There’s loose plot ends everywhere here. There’s lots of references to Violetta, who I only vaguely remembered, and some things that I was like, when did I miss that happening? Mags is sometimes so self-absorbed that I found myself wondering why Amily put up with it. I feel like this is one of the only series where there are two protagonists where both are Heralds, but so much more could have been done with their partnership. Every time it looked like things might be difficult Mags subsides into Amily’s arms in bed… and then there were no words.

Lackey seems to be pushing an agenda here by pulling out story lines that make women seem like they are pathetic and have low self-esteem that causes them to throw themselves in a river. Or have nothing better to do than get married. I’d hope for a useful commentary or a way to actually take this down in modern life, but there isn’t one. Even Amily spends half the time accepting that Mags has to be able to save her. Pathetic.

So I spotted the second two novels in this series at the library during an URGENT drop in for a 4th book in a series for my 9-year old reader. Eh, I thought to myself. I haven’t read the first one, but the latest Lackey books have been underwhelming, so I bet I can get along without them. Then I got to Goodreads, and it turns out I did read the first. And gave it a pathetic 2 stars. These were an ok way to pass the time while trying to ignore my anxiety about a job interview! But nothing special that I feel like I need to own or reread. 3 stars for being passable.

Review: Marie Lu – Legend

Legend
Marie Lu

June is a prodigy who scored perfectly on her Test and is on a fast-track to military greatness. Day spectacularly failed his test and took to the streets to eek out a living and help his family as he can. Their paths cross when June’s brother Metias is murdered and Day is the prime suspect.

This was a clean teenage fiction with a tight-timed plot line and some chaste kisses. It was refreshing to read something that didn’t really want me to think too hard. I easily swapped between the perspectives of June and Day. Day watching over things actually reminded me strangely of Aladdin! Things often moved very quickly and so the characterisation sometimes suffered. The interactions between June and Day still seemed genuine though.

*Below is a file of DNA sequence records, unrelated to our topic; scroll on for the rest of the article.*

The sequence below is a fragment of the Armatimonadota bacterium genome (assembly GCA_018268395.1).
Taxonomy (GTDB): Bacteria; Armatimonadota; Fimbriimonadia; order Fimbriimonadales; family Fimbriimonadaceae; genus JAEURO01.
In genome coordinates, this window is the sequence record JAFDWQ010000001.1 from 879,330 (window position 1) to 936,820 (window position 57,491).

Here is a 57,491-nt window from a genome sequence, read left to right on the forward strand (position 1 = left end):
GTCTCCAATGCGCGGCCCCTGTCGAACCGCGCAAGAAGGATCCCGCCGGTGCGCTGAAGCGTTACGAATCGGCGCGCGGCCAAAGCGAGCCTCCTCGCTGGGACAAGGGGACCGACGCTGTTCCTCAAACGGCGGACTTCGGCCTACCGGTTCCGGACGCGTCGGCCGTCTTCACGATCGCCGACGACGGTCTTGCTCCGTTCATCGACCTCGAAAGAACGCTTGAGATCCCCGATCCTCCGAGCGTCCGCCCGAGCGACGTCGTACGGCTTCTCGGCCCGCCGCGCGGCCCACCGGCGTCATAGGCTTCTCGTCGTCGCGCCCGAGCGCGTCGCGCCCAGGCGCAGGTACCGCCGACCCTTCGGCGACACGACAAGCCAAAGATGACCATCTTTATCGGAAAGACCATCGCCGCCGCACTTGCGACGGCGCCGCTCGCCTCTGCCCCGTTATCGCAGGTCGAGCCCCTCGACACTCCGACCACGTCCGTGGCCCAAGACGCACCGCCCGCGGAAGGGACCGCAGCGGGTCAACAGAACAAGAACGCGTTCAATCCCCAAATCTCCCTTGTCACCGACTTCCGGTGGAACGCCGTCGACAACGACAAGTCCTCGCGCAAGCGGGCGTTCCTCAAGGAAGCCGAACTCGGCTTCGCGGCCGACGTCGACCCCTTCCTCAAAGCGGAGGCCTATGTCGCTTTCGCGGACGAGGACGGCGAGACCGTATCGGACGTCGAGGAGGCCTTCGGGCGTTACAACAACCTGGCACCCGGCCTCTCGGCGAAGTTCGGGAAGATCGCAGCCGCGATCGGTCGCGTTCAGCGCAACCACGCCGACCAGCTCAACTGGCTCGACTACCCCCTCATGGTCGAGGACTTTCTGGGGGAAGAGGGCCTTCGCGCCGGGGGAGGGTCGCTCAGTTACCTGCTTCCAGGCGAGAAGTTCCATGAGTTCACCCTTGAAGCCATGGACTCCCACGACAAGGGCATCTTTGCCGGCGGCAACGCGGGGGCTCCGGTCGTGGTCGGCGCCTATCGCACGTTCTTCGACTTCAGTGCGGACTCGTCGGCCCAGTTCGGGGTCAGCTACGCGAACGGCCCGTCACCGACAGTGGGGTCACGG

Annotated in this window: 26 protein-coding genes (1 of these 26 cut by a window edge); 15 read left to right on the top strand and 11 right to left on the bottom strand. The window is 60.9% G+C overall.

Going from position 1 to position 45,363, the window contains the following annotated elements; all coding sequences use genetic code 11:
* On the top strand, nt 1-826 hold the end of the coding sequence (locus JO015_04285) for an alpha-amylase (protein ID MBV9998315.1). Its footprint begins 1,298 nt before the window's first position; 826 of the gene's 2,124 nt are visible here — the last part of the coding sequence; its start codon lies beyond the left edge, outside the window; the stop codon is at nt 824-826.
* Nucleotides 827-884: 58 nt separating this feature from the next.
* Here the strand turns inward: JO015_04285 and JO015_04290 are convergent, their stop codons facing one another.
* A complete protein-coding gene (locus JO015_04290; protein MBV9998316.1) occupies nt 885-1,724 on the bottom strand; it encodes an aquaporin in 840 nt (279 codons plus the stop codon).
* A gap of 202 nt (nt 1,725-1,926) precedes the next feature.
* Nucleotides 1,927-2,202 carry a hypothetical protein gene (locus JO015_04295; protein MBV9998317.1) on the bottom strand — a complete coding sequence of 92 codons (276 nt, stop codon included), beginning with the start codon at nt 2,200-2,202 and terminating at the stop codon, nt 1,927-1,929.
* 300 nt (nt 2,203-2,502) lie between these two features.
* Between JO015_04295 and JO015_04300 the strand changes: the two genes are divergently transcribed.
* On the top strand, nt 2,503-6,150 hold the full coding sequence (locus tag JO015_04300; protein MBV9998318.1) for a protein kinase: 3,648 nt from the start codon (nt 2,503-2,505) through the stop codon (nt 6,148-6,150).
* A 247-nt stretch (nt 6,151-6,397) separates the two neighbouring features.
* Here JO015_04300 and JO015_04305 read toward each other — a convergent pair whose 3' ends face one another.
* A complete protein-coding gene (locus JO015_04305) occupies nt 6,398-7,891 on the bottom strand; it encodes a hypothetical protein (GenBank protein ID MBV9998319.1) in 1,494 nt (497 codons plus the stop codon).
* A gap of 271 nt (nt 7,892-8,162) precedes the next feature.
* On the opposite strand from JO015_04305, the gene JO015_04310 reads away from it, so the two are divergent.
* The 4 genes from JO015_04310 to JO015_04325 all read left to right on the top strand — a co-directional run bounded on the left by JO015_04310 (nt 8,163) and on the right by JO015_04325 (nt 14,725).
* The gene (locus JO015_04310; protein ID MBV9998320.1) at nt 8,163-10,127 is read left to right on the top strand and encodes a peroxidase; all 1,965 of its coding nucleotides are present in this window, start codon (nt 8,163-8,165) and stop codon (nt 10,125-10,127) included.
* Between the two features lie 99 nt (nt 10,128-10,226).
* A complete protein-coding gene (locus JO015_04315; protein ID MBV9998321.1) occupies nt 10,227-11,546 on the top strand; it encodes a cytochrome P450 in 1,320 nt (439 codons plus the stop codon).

Ok, so I have to say it. The world-building sucks. I never got a concrete grasp on what parts of the world were ‘Republic’ and which were the ‘Colonies’. The pendant’s secret sort of filled in where the world was, but not really. But I wonder whether this was deliberate on the author’s part, because Day and June don’t actually know very much about what is going on in the world outside either. Perhaps the next book will illuminate things further.

I’m thinking a direct comparison to Divergent here in terms of the Dystopian world that is built. It’s not hugely different from the world we live in now, just with some subtle changes. I picked up this novel from a Goodwill store while I was still on my USA adventure. I liked the look of it enough that it followed me home, but I only just got around to reading it. Now, unfortunately, I need to get my hands on the next novel, especially as other reviewers on Goodreads have said that this series improves.  4 stars from me.

Review: Lucy Christopher – Storm-Wake

Storm-Wake
Lucy Christopher

Moss has always lived on the flower island with Pa and fish-boy Cal. Pa controls the storms, and Moss growing older, but he can’t control Cal. With the storms getting worse, and Pa’s Blackness creeping in, will Moss ever be able to see her Birthday Surprise?

What am I supposed to feel about this whole concept? I read that this is based loosely around ‘The Tempest’, which now makes the chapter/section headings make sense. Reading it just as a novel without this novel makes the reader confused as to why things are Act 1, Scene I etc. Why has the author chosen to do this? I honestly have no idea why the author did ANYTHING in this novel.